Paleogeographic maps are essential tools for understanding Earth system dynamics. They provide boundary conditions for climate and geodynamic modelling, for analysing surface processes and biotic interactions. However, the temporal and spatial distribution of key features such as seaways and mountain belts that govern climate changes and biotic interchange differ between various paleogeographies that require regular updates with new data and models. We developed a reproducible and systematic approach to paleogeographic reconstruction and provide a set of worldwide Cenozoic paleogeographic maps at 60, 40 and 20 Ma. We followed a six-stage methodology that integrates an extensive review of geological data into a coherent plate tectonic model using the open source software GPlates. (1) We generated a global plate kinematic model, and reconstructed intensely-deformed plate boundaries using a review of structural, paleomagnetic and other geologic data in six key regions: the Andes, the North American Cordillera, the Scotia Arc, Africa, the Mediterranean region and the Tibetan-Himalayan collision zone. (2) We modified previously published paleobathymetry in several regions where continental and oceanic crust overlap due to differences in the plate models. (3) We then defined paleoshorelines using updated fossil and geologic databases to locate the terrestrial to marine transition. (4) We applied isostatic compensation in polar regions and global eustatic sea level adjustments. (5) Paleoelevations were estimated using a broad range of data including thermochronology and stable isotopes, combined with paleobotanical (mostly pollen and leaf physiognomy), structural and geomorphological data. We address ongoing controversies on the mechanisms and chronology of India-Asia collision by providing alternate reconstructions for each time slice. We finally discuss the implications of our reconstructions on the Cenozoic evolution of continental weatherability and review methodological limitations and potential improvements. Future addition of new data, tools and reconstructions can be accommodated through a dedicated interactive website tool ( that enables users to interactively upload and download data and compare with other models, and generate their own plots. Our aim is to regularly update the models presented here with new data as they become available.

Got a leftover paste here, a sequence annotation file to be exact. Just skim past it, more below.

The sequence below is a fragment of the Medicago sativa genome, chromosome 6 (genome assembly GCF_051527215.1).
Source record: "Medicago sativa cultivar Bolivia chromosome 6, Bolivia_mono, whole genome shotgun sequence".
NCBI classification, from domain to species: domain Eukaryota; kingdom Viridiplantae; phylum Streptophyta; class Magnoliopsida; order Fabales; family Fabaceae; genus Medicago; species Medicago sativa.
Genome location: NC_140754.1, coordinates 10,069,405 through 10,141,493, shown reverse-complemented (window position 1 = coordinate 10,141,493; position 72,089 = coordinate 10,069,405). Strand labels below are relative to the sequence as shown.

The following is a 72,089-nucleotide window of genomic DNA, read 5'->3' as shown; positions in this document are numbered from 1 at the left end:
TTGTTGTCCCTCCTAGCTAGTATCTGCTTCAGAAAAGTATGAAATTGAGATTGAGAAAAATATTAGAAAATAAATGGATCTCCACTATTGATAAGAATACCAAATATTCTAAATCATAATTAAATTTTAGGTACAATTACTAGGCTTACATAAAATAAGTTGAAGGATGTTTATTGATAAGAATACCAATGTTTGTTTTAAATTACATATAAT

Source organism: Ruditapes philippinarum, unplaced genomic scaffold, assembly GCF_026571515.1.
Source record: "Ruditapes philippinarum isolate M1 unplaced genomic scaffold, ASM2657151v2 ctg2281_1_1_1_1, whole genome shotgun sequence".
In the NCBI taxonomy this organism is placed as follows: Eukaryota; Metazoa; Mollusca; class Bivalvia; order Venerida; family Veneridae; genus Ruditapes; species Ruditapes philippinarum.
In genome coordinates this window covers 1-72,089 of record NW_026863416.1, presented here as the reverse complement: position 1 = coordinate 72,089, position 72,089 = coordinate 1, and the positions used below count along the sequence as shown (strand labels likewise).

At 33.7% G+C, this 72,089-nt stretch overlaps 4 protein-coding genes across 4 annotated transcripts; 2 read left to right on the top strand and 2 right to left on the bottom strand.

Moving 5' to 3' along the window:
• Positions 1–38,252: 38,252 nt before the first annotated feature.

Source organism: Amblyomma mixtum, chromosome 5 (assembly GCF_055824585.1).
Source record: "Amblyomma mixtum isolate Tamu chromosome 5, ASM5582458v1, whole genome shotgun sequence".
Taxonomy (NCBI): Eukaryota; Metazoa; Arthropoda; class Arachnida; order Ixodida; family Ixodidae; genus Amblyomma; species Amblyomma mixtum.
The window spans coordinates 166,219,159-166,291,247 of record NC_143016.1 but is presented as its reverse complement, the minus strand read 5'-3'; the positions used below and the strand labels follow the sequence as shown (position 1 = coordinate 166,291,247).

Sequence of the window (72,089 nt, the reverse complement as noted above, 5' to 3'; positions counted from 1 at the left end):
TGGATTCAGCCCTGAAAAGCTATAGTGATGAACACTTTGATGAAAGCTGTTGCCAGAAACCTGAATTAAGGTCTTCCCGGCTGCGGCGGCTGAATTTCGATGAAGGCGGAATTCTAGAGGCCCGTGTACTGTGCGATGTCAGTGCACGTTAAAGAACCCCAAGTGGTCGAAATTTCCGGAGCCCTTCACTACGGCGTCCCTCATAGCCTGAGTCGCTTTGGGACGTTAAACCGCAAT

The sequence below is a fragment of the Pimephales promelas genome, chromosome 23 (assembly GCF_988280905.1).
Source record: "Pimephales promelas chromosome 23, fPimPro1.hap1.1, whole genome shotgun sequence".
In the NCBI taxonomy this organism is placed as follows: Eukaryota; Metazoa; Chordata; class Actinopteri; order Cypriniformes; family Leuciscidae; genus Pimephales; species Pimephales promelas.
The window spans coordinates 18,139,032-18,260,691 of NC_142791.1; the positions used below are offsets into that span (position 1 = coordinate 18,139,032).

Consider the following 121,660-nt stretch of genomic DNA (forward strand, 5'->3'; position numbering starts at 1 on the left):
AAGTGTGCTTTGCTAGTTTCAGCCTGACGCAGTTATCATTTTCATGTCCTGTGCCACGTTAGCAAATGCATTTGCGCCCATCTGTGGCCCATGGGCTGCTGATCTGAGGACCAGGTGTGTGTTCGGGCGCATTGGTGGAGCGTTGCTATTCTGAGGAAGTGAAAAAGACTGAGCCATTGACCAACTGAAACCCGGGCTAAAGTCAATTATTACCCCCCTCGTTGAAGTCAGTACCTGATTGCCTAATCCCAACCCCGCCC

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Mountain building in the Andes, the longest continental mountain range on Earth, started in the Late Cretaceous but was highly diachronous. Reconstructing the timing of surface uplift for each of the different Andean regions is of crucial importance for our understanding of continental-scale moisture transport and atmospheric circulation, the origin and evolution of the Amazon River and Rainforest, and ultimately, the origin and evolution of species on the world most biodiverse continent. Here, I present (1) a compilation of estimates of paleoelevation for 36 geomorphological domains of the Andes from the literature, and (2) a paleoelevation reconstruction of the Andes since 80 Ma. In the northern Andes, uplift started in the Late Cretaceous (~70 Ma) in the Western and Central Cordilleras of Ecuador, while the northwestern corner of the continent was still covered by shallow seas. Mountain building migrated progressively northwards, with the Perija Range and Santander Massif uplifting since the Oligocene and the Eastern Cordillera, Garzon Massif and Mérida Andes since the Miocene. In the central Andes, uplift migrated from west to east, whereby the main phase of uplift in the Western Cordillera took place during the Late Cretaceous-Paleocene, in the western Puna plateau during the Paleocene, in the eastern Puna plateau during the early-mid Miocene, and in the Altiplano and Eastern Cordillera during the mid-late Miocene. In the southern Patagonian Andes, significant elevation was already in place at 80 Ma and in western Patagonia, modern elevations were reached in the early Eocene. A second pulse of uplift and eastward migration of the orogenic front occurred during the early-mid Miocene. The reconstruction developed here is made available as a series of raster files, so that it can be used as input for a variety of studies in the solid Earth, climate, and biological sciences, thereby being a stepping stone on the path towards a better understanding of the coevolution of the solid Earth, landscapes, climate, and life in South America.